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Time to Focus on Middle Manager Development

Midlevel managers tend to have a litany of responsibilities. With companies facing tight budget constraints, midlevel managers are bearing the brunt of the work, and recent studies show they are becoming less satisfied with their work experience.

Large organizations rely on midlevel managers for much of their day-to-day operations, and with 10.8 million midlevel positions in the U.S. last year, according to the Bureau of Labor Statistics, showing these employees their organizational value by developing them further remains paramount.

Only 44 percent of midlevel managers are satisfied with their work-life balance, according to the Chartered Institute of Personnel and Development’s 2012 Employee Outlook Survey. What’s more, 70 percent of employees without managerial responsibility report being satisfied, signaling a significant drop once an employee is promoted to a midlevel manager role.

As midlevel managers feel an increased pressure from both above and below, some companies find these managers to be less energized and motivated because of poor work-life balance and little organizational power, said Jacob Spilman, owner of the consultancy Spilman & Associates LLC.

“Middle managers often feel unrealistically responsible for the systemic pressures of the organization,” Spilman said. “Middle managers are typically told that they have the job of implementing the strategy of the executive suite. However, all their power to implement the mission or objectives and their ability to obtain resources originate with the executive suite, too.

“So, all too often, if the middle manager doesn’t have sufficient power or resources to do their job, or if they don’t have a clear, realistic or effective organizational strategy, the middle manager will wind up caught between the competing incentives of the executive suite and their line workers.”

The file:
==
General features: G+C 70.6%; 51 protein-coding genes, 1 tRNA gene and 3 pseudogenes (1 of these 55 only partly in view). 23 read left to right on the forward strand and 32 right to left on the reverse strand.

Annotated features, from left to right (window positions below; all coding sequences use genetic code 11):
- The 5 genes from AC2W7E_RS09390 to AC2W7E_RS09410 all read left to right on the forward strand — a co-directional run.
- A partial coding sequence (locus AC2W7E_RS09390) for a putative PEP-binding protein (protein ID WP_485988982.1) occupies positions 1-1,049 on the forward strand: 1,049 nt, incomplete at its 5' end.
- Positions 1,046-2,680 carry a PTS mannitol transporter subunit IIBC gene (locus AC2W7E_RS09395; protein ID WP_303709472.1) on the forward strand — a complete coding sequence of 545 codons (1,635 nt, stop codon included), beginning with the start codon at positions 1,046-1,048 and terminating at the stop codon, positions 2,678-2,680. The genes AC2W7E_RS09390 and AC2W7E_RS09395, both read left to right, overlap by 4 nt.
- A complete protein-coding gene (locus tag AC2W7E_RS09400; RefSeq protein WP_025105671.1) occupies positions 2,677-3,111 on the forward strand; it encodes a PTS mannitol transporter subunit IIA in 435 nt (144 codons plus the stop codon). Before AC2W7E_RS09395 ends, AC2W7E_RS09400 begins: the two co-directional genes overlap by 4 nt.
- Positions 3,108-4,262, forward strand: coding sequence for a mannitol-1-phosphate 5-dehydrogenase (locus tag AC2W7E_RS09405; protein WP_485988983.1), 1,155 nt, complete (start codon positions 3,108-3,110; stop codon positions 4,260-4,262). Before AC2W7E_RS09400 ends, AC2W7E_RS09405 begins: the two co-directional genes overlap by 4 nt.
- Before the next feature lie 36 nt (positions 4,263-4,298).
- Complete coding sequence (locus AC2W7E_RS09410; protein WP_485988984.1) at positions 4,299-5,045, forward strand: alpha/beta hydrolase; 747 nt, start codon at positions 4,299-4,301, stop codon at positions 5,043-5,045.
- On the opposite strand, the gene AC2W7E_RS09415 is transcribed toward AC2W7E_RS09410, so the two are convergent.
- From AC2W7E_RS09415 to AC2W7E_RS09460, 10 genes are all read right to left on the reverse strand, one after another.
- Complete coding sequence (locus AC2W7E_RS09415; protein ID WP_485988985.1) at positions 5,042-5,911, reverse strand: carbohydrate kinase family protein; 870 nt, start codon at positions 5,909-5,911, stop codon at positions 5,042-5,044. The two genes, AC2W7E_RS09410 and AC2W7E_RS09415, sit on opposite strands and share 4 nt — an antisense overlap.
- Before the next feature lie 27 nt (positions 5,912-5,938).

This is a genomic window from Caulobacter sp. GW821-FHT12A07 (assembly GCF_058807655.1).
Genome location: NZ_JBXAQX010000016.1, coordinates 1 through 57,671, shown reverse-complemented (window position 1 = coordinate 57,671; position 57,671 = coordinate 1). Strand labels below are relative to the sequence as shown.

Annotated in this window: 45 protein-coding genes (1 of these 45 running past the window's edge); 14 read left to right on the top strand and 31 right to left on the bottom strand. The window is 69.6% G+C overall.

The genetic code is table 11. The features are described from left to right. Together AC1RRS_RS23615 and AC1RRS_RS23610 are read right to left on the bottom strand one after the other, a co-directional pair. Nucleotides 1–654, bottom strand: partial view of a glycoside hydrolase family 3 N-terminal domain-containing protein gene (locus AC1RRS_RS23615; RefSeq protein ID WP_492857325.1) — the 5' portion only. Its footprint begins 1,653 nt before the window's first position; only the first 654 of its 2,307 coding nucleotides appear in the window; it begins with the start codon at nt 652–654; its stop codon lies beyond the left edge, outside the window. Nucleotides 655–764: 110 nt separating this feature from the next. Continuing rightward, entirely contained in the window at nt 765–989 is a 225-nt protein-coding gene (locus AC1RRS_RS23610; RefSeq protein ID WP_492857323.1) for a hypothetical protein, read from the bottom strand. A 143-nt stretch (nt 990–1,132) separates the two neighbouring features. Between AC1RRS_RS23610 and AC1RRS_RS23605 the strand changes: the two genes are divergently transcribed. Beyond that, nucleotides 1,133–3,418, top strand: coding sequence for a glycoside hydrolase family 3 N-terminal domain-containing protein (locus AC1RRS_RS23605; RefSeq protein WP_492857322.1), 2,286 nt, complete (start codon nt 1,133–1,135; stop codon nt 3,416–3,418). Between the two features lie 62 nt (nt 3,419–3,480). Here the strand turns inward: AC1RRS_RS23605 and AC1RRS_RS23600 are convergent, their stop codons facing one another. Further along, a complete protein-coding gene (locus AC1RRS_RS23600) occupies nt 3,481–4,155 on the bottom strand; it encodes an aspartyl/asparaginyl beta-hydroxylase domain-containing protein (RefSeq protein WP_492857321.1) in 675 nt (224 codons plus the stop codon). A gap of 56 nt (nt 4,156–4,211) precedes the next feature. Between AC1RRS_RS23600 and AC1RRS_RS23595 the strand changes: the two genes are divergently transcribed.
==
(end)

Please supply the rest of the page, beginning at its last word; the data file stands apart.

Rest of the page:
With just half of midlevel managers receiving formal leadership development in 2012, according to a study by consulting firm Bersin by Deloitte, it’s easy for midlevel managers to feel that there’s no clear path to professional growth, Spilman said.

To empower midlevel managers, companies need to develop their talents and evaluate their goals, Spilman said. In addition, he said midlevel managers will feel more valued if they are personally acknowledged, given workplace autonomy, developing meaningful projects and are addressed with respect from their colleagues.

Demonstrating a midlevel manager’s value through a company’s actions rather than just a title will ultimately boost their overall efficacy. Alison Hooker, chief talent development officer for the Americas for professional services firm EY — formerly Ernst & Young — said the firm’s midlevel managers have great organizational value, and it works to validate their worth through reinforcing their needs.

“Our business depends on retaining those who are mid-career managers; they have the experience and have developed the judgment we need to deliver the quality our clients expect,” Hooker said. “It’s smart business to keep mid-career managers happy because they serve as a pivot point in any organization. They set the tone for the majority of a team’s work. If managers do not feel valued and engaged, chances are those reporting to them will not feel engaged, either.”

Hooker said EY helps its midlevel managers develop their leadership potential while relating the personal and professional benefits of being in a mid-career position. Once a year, EY hosts a weeklong leadership training program for more than 3,500 employees who have reached that level.

“It’s designed to ensure that our professionals are given the tools and foundational learning that will be needed to grow as a leader,” Hooker said. “It touches on topics such as individual social styles, internal biases that one brings to interactions with others, and the effective leadership of the highest-performing teams.”

Like EY, companies are starting to see the importance of developing mid-career employees: Spending on midlevel leadership development increased to an average of $2,700 per employee in 2012, up from $1,000 per employee in 2009, according to Bersin by Deloitte.

“Happiness is a feeling that comes and goes,” Spilman said. “Your staff will go through projects that are important to them, even sacrificing personal happiness if they are personally engaged in the mission. Instead, I’d be more interested in what keeps my staff energized and motivated to meet your organization’s goals.”

Jessica DuBois-Maahs is an editorial intern at Chief Learning Officer magazine. She can be reached at editor@CLOmedia.com.